66. Moreover, such balancing frequently features prominently in the evaluations of proposed mergers that are routinely undertaken by the FTC, the Antitrust Division, and, if a complaint is filed, the courts. In the 2010 FTC/DOJ Horizontal Merger Guidelines, the U.S. agencies appeared to adopt a “sliding scale” approach to balancing (at least in the context of merger control) under which cognizable efficiencies that have been verified and do not arise from anticompetitive reductions in output or service potentially may reverse or reduce a merger’s anticompetitive harm. But the 2010 Guidelines seem to balance such efficiencies against anticompetitive harm on a sliding scale, stating: “In conducting this analysis, the Agencies will not simply compare the magnitude of the cognizable efficiencies with the magnitude of the likely harm to competition absent the efficiencies. The greater the potential adverse competitive effect of a merger, the greater must be the cognizable efficiencies, and the more they must be passed through to customers, for the Agencies to conclude that the merger will not have an anticompetitive effect in the relevant market. When the potential adverse competitive effect of a merger is likely to be particularly substantial, extraordinarily great cognizable efficiencies would be necessary to prevent the merger from being anticompetitive.”135

67.   Some observers maintain that the approach to balancing anti- and pro-competitive effects in the Guidelines requires the parties to overcome a greater burden of proof on efficiencies than does the Commission in satisfying its prima facie burden of establishing anticompetitive effects. For example, former Commissioner Joshua D. Wright’s dissent to the FTC’s 2014 decision to issue a Complaint against the Ardagh Group’s proposed acquisition of Saint-Gobain Containers Inc. and Compagnie de Saint-Gobain voiced concern that the Commission had created a burden of proof for efficiencies that was disproportionately high in comparison to the Commission’s initial burden.136 But, even so, Commissioner Wright did not hesitate to weigh in with his own assessment of the anticompetitive effects of the proposed merger (“I am persuaded that the proposed transaction is likely to generate, at best, small unilateral price effects137) against his evaluation of the parties’ claimed efficiencies (“My own analysis of cognizable efficiencies in this matter indicates they are significant138).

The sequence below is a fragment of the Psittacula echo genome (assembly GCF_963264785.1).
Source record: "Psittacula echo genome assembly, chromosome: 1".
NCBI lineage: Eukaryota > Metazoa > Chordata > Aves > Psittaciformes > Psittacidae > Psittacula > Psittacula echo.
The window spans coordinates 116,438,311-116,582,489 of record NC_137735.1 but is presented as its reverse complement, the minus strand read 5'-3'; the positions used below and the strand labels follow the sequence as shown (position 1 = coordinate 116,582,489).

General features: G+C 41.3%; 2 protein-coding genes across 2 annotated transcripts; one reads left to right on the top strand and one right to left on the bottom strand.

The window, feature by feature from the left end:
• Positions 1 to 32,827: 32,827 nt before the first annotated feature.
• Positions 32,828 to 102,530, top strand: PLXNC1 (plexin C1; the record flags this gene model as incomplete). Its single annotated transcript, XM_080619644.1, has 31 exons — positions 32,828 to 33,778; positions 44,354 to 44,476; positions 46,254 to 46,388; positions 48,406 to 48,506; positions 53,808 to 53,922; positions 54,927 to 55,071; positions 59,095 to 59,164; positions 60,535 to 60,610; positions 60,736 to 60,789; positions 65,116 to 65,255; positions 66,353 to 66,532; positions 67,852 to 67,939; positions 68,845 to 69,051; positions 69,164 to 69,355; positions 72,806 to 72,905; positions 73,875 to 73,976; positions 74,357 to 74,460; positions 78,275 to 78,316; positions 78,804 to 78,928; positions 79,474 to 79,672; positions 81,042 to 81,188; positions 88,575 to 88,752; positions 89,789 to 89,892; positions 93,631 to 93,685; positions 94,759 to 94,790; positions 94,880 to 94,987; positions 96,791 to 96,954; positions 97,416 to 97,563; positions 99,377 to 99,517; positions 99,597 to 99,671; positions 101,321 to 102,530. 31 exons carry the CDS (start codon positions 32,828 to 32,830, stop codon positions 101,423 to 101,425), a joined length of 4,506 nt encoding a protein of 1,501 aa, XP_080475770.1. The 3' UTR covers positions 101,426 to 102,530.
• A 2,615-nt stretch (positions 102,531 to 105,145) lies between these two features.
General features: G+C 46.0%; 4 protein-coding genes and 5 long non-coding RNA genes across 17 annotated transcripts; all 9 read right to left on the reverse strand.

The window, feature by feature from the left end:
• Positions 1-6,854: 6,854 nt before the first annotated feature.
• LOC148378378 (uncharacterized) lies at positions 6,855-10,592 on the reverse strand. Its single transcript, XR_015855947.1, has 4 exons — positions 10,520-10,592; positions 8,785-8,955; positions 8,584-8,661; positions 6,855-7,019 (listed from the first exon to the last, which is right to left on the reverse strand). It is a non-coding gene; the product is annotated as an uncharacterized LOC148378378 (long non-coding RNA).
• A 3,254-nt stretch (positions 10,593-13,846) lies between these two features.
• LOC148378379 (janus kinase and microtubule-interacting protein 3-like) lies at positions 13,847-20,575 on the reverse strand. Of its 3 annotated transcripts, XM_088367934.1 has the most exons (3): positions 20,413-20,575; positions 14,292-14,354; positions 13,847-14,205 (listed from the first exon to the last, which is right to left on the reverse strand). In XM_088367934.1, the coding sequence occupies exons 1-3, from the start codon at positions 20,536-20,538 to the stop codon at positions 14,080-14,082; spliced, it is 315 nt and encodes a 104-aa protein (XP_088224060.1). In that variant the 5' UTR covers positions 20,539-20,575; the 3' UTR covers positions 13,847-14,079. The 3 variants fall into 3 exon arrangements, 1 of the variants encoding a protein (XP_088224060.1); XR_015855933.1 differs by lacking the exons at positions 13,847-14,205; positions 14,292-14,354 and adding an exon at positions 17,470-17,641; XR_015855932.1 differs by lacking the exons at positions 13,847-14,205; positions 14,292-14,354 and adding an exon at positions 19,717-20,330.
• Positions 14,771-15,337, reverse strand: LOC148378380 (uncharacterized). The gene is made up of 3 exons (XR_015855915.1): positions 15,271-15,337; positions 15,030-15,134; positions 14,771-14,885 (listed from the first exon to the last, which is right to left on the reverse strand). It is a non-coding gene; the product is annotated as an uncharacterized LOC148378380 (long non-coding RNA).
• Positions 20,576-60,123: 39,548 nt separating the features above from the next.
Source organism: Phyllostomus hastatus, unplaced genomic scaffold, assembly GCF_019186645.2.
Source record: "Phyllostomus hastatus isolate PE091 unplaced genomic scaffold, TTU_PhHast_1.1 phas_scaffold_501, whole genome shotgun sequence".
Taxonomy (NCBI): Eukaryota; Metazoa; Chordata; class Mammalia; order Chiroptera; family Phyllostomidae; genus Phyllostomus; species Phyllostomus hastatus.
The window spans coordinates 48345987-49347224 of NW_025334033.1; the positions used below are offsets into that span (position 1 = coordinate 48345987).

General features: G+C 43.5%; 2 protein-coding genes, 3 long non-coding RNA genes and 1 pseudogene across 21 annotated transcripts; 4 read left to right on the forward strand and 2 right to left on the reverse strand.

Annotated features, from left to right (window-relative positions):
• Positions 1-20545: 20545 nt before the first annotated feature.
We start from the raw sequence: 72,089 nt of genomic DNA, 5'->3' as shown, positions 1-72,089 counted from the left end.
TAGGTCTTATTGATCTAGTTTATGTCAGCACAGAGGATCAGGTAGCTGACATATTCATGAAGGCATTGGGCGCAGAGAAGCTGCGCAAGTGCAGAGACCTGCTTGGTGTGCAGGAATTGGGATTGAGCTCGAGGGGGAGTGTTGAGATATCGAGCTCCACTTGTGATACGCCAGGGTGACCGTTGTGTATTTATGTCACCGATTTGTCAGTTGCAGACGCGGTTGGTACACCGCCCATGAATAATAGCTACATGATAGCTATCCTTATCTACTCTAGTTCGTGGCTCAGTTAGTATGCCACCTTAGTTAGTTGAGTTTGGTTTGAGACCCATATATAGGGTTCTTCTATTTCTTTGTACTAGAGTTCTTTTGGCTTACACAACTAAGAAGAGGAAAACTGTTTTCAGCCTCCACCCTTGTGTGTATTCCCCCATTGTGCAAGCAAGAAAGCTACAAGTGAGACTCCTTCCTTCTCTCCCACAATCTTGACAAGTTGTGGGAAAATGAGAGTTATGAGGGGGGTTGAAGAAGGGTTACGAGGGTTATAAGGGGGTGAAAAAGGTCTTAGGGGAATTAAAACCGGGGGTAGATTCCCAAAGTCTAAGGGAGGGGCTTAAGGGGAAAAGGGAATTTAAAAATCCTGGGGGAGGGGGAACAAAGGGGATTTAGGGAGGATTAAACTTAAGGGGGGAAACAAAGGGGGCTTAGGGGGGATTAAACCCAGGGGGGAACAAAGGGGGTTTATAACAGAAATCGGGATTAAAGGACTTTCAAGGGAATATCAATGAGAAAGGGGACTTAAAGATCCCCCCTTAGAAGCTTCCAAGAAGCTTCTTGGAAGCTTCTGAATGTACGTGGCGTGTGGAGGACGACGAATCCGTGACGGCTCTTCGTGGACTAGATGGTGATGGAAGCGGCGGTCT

68. It is unlikely, therefore, that the Commission did not attempt to prove a Section 2 violation against Google search because the balancing procedure itself is inherently objectionable or disfavored by the courts, as the staff suggested in its memorandum. It is more likely that the procedure as applied to the particular facts of the case—weighing the loss of vertical search providers against the appearance of the arguably efficient and useful boxes in Google’s general search results—would be simply too arbitrary, standard-less, or intractable to justify the attempt to secure a favorable judicial decision. In contrast to the ambiguity of whether general and specialized search are separate markets, which may have been a weakness deterring the Commission from attempting to prove up a Section 2 case, the staff may have anticipated that the need to eventually reckon between the exclusion of vertical search rivals on the one hand and Google’s efficiency arguments on the other would bedevil any court confronted with a Section 2 complaint.

3.2 The prospective Section 5 case

69.Congress enacted the FTC Act in 1914 (two weeks before it passed the Clayton Act) to upgrade the U.S. system of competition law that had been in place since 1890, in part by endowing the FTC with Section 5 authority to reach conduct not necessarily proscribed by the other U.S. competition statutes.139 In a “pure” or “standalone” Section 5 case, the Commission challenges conduct beyond the Sherman Act’s limits under the theory that that conduct, whether or not it constitutes a violation of the Sherman Act, constitutes an “unfair method of competition.” Could the Commission have mounted a successful standalone case under Section 5? Or, put differently, did Google’s conduct involve the kind of behavior that lies outside the boundaries of the Sherman Act but nonetheless deserved condemnation under the unfairness doctrine?

70. The answer depends critically on the standards applicable to Section 5. Some commentators from the business community assume that, by definition, a standalone Section 5 action departs from the consumer welfare standard and the essential public policy behind the U.S. antitrust laws in favor of a rudderless, ad hoc characterization of conduct that is somehow “unfair.”140 Under such a view, the complainants are likely to consider Google’s unfairness to be self-evident, even if it means a preordained outcome against Google based on little more than governmental fiat.